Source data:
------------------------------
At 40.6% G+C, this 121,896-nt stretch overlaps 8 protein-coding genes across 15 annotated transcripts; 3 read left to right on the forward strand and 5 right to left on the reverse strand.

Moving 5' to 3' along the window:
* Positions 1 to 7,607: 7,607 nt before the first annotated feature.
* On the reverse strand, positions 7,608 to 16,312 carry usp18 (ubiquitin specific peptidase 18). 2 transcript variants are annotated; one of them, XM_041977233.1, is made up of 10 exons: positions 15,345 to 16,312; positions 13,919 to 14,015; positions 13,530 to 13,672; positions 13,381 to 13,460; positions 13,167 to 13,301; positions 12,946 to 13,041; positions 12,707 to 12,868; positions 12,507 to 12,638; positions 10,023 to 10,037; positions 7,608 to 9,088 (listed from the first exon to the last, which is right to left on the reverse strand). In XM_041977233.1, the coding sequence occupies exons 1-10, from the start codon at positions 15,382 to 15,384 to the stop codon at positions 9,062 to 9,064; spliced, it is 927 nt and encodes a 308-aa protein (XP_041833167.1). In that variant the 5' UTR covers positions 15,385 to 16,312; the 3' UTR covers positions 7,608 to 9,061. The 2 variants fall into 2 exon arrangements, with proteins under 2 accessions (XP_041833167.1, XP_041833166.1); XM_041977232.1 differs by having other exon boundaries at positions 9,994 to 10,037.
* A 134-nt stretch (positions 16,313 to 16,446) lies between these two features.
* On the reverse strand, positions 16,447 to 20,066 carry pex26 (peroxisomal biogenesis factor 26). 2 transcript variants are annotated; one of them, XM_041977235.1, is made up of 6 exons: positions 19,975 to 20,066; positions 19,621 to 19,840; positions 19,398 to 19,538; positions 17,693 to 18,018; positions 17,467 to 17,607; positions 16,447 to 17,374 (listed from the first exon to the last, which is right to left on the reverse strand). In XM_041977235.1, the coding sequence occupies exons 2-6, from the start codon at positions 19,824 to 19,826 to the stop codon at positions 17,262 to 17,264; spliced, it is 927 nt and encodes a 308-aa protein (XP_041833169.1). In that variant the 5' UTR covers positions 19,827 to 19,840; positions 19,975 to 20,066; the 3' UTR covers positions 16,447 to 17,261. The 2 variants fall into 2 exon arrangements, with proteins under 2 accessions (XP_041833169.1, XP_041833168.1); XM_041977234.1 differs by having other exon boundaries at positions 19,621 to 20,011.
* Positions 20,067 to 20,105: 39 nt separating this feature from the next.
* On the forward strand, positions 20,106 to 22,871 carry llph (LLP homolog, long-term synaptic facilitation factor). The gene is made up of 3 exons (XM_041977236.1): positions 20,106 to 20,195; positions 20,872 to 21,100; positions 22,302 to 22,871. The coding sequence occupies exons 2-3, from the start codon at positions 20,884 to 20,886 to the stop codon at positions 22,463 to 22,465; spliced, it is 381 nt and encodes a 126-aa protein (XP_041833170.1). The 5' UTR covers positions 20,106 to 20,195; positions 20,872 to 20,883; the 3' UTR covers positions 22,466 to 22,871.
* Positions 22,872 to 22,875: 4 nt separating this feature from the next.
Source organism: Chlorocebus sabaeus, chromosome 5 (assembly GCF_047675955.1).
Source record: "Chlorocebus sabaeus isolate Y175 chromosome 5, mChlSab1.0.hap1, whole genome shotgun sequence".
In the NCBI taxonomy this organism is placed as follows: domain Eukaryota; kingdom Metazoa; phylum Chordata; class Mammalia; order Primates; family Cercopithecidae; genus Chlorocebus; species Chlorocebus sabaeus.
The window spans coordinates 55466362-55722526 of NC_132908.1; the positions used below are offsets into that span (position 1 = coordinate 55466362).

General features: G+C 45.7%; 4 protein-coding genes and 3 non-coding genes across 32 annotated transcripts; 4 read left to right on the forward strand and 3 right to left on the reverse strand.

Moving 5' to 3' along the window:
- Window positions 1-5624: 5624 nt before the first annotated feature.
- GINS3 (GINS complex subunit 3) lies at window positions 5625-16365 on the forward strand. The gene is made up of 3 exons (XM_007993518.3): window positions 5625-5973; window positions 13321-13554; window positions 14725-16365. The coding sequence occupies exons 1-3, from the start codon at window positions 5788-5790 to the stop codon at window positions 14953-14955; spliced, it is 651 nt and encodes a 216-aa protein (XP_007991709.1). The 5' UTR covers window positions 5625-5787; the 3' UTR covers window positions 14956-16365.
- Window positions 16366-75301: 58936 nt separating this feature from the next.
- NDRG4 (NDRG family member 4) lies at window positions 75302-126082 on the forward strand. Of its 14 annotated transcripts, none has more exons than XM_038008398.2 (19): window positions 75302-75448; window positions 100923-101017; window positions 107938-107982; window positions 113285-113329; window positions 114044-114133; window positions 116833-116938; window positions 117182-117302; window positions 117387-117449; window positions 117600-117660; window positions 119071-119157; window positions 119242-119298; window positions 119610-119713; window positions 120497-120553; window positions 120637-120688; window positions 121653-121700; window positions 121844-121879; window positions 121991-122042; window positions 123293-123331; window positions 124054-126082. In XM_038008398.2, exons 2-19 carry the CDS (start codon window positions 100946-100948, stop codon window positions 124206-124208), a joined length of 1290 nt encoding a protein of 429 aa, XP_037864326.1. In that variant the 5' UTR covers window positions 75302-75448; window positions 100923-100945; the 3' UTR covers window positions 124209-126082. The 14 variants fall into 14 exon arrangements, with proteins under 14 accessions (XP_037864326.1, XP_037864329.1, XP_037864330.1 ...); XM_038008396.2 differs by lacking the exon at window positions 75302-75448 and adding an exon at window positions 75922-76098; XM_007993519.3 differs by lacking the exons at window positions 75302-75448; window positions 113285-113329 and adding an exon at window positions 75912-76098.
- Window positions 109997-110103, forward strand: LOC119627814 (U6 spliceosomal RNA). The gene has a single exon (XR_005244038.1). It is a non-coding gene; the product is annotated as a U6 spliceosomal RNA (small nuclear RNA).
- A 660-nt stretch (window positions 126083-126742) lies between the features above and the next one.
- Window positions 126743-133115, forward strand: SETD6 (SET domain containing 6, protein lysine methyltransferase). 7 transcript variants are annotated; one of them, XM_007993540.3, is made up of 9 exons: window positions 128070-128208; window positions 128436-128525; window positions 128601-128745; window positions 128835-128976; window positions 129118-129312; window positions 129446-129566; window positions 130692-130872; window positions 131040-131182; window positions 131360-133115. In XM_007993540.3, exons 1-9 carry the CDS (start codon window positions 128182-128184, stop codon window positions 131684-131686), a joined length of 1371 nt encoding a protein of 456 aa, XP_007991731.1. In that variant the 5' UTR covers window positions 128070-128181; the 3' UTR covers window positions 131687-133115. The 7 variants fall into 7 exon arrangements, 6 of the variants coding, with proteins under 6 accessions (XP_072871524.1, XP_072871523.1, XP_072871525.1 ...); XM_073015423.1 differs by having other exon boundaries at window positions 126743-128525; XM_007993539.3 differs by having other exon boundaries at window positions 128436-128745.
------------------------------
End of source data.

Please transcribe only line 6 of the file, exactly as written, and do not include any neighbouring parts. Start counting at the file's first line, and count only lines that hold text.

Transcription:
* On the reverse strand, positions 16,447 to 20,066 carry pex26 (peroxisomal biogenesis factor 26). 2 transcript variants are annotated; one of them, XM_041977235.1, is made up of 6 exons: positions 19,975 to 20,066; positions 19,621 to 19,840; positions 19,398 to 19,538; positions 17,693 to 18,018; positions 17,467 to 17,607; positions 16,447 to 17,374 (listed from the first exon to the last, which is right to left on the reverse strand). In XM_041977235.1, the coding sequence occupies exons 2-6, from the start codon at positions 19,824 to 19,826 to the stop codon at positions 17,262 to 17,264; spliced, it is 927 nt and encodes a 308-aa protein (XP_041833169.1). In that variant the 5' UTR covers positions 19,827 to 19,840; positions 19,975 to 20,066; the 3' UTR covers positions 16,447 to 17,261. The 2 variants fall into 2 exon arrangements, with proteins under 2 accessions (XP_041833169.1, XP_041833168.1); XM_041977234.1 differs by having other exon boundaries at positions 19,621 to 20,011.